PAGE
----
How to Configure IPV6 Address in Cisco Packet Tracer

In this post, I will show you how to configure IPv6 addresses in Cisco Packet Tracer. In this demonstration, we will practice configuring IPv6 addresses on both a Cisco router and PCs.

There are two primary types of IP addresses: IPv6 and IPv4.

In the early days of networking, IPv4 served as the primary IP addressing scheme. However, due to the limited availability of only 4,294,967,296 IPv4 addresses and the ever-expanding global population, the surge in internet users has nearly exhausted these addresses.

To address the issue of rapid exhaustion of IPv4 addresses, the IPv6 addressing scheme was introduced, supporting up to 340,282,366,920,938,463,463,374,607,431,768,211,456 IP addresses.

Today, I will show you how to configure IPv6 addresses on a network that is already running on IPv4 addresses. So, we will be creating an IPv4/IPv6 dual-stack network. An IPv4/IPv6 dual-stack network is a network that is running both IPv4 and IPv6 addressing. It is a modern method of transitioning a network that is initially running IPv4 addresses into IPv6 addresses.

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What We Will Cover in this Post :

Network topology

The network topology we will be using in this post is shown below. As you can see, it consists of a router, 3 switches, and 3 PCs. The IPv4 network already configured on the network is labeled in the topology. Additionally, the IPv6 network addresses we will be configuring in this demonstration are also labeled.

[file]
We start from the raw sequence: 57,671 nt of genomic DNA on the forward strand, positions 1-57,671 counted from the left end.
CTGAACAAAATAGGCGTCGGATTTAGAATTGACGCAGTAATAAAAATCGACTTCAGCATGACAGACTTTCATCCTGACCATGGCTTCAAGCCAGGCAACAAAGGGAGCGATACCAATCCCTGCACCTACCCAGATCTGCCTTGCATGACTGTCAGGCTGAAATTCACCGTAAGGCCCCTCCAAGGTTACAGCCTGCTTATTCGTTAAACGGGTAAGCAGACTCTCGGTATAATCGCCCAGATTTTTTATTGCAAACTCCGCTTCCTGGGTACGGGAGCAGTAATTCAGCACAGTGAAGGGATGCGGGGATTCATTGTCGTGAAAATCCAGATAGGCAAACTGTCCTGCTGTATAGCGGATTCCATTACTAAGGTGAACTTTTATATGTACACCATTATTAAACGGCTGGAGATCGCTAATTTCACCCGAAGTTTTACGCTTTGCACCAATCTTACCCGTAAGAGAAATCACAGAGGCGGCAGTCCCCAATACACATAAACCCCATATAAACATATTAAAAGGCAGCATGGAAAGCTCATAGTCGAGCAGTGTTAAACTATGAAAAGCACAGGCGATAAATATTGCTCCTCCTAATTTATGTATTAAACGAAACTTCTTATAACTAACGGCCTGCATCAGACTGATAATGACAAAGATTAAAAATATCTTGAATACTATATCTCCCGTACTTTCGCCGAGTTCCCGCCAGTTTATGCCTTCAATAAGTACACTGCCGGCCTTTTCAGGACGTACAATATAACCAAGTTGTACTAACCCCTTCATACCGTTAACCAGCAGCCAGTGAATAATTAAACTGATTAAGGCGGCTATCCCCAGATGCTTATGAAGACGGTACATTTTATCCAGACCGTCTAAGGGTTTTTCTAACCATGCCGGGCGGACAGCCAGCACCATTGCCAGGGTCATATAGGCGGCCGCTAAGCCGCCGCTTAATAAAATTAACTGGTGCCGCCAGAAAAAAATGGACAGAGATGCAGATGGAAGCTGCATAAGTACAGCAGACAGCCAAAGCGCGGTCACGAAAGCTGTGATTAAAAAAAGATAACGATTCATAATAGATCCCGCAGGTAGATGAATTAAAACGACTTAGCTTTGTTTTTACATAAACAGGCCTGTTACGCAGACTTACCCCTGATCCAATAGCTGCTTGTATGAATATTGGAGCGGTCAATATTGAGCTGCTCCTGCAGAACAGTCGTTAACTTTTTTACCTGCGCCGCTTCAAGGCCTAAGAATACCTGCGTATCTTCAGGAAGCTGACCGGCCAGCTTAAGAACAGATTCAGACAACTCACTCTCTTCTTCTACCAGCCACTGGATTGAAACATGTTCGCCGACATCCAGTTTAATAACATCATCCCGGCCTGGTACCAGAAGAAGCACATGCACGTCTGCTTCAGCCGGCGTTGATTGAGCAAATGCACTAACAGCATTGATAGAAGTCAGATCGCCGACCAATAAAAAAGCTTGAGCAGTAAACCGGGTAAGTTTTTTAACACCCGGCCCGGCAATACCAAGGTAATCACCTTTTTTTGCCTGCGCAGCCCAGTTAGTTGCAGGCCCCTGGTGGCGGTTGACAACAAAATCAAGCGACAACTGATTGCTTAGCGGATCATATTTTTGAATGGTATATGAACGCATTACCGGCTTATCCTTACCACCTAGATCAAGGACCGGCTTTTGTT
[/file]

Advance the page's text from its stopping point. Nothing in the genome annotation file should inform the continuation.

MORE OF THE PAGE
Download the premade lab file(and unzip it) or recreate the network topology shown below on your packet tracer software.

network topology

Lab Task

The objective of this Lab is to Perform the following IPv6 configurations to create an IPv4/IPv6 ‘dual-stack’ network. (The IPv4 configuration of each device is complete.)

  1.  Enable IPv6 routing on R1.
  2.  Configure the appropriate IPv6 addresses on R1.
  3. Confirm your configurations.
  4. What IPv6 addresses are present on each interface?
  5. Configure the appropriate IPv6 addresses on each PC.
  6. Configure the correct default gateway.
  7. Attempt to ping between the PCs (IPv4 and IPv6)
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Lab Solution

Here is the configuration needed to be completed on the lab

Configuring IPV6 address on Cisco router

R1#configure terminal
Enter configuration commands, one per line. End with CNTL/Z.
R1(config)#ipv6 unicast-routing
R1(config)#interface g0/0
R1(config-if)#ipv6 address 2001:DB8:0:1::1/64
R1(config-if)#interface g0/1
R1(config-if)#ipv6 address 2001:DB8:0:2::1/64
R1(config-if)#interface g0/2
R1(config-if)#ipv6 address 2001:DB8:0:3::1/64

 Confirming IPV6 address configuration (IPV6 show command)

R1(config-if)#do show ipv6 interface brief
GigabitEthernet0/0 [up/up]
FE80::201:97FF:FE9A:AC01 ------> link local address 
2001:DB8:0:1::1 ------> Interface address 
GigabitEthernet0/1 [up/up]
FE80::201:97FF:FE9A:AC02 ------> link local address 
2001:DB8:0:2::1 ------> Interface address 
GigabitEthernet0/2 [up/up]
FE80::201:97FF:FE9A:AC03 ------> link local address 
2001:DB8:0:3::1 ------> Interface address 
Vlan1 [administratively down/down]

Configuring IPV6 address on PCs

The image below shows the configuration of IPV6 address on the PCs as labelled on the network diagram above.

On PC1

configuring ipv6 address on PC1

On PC 2

configuring ipv6 address on PC2

On PC3

configuring ipv6 address on PC3

Testing IPV6 connectivity

As shown in the image below, I pinged from PC2 to the IPV6 addresses configured on PC1 and PC3, and there was connectivity.

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ping from pc2 to PC3 and PC1


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